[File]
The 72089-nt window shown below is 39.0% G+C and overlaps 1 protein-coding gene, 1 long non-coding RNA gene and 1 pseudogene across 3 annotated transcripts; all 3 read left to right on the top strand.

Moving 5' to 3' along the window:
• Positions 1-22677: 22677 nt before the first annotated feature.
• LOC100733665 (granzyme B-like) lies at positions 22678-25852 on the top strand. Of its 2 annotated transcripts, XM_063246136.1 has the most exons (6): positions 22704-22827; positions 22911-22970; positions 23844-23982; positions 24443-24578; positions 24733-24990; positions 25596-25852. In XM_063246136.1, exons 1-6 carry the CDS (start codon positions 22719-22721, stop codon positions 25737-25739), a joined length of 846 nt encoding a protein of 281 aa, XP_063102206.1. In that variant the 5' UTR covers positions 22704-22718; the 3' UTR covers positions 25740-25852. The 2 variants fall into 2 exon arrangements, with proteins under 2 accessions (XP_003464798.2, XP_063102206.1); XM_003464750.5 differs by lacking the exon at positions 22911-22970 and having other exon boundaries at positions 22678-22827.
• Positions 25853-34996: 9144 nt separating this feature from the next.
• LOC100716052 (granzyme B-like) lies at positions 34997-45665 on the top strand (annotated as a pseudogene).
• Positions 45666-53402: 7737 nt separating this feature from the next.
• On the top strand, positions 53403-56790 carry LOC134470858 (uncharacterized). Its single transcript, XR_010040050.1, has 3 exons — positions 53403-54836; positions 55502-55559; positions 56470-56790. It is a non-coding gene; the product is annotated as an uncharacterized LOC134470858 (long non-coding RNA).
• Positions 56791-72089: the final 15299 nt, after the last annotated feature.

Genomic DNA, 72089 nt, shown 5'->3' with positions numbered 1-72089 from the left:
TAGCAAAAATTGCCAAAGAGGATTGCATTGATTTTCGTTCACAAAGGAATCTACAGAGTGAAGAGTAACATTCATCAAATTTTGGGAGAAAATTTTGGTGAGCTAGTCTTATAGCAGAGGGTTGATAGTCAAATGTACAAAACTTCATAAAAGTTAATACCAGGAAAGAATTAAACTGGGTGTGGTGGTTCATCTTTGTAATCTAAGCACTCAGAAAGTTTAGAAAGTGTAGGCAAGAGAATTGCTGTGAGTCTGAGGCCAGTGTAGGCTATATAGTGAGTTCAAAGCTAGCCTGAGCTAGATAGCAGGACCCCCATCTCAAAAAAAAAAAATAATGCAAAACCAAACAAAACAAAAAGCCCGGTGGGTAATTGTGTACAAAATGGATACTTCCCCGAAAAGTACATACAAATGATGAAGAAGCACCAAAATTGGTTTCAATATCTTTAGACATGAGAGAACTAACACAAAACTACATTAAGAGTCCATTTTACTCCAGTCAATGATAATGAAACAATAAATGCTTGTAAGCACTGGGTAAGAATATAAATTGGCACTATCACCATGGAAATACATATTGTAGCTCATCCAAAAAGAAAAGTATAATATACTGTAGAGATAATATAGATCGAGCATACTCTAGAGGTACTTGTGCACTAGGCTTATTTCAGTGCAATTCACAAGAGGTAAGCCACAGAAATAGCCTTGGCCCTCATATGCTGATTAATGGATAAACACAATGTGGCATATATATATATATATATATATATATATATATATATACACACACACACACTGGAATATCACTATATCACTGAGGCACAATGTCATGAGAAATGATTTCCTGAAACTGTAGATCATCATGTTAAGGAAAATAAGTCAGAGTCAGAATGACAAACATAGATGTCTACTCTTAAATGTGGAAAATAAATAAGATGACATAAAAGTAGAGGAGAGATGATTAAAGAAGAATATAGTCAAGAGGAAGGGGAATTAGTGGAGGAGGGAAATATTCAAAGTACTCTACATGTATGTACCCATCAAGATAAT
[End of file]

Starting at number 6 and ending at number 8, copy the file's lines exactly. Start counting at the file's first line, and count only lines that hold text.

• LOC100716052 (granzyme B-like) lies at positions 34997-45665 on the top strand (annotated as a pseudogene).
• Positions 45666-53402: 7737 nt separating this feature from the next.
• On the top strand, positions 53403-56790 carry LOC134470858 (uncharacterized). Its single transcript, XR_010040050.1, has 3 exons — positions 53403-54836; positions 55502-55559; positions 56470-56790. It is a non-coding gene; the product is annotated as an uncharacterized LOC134470858 (long non-coding RNA).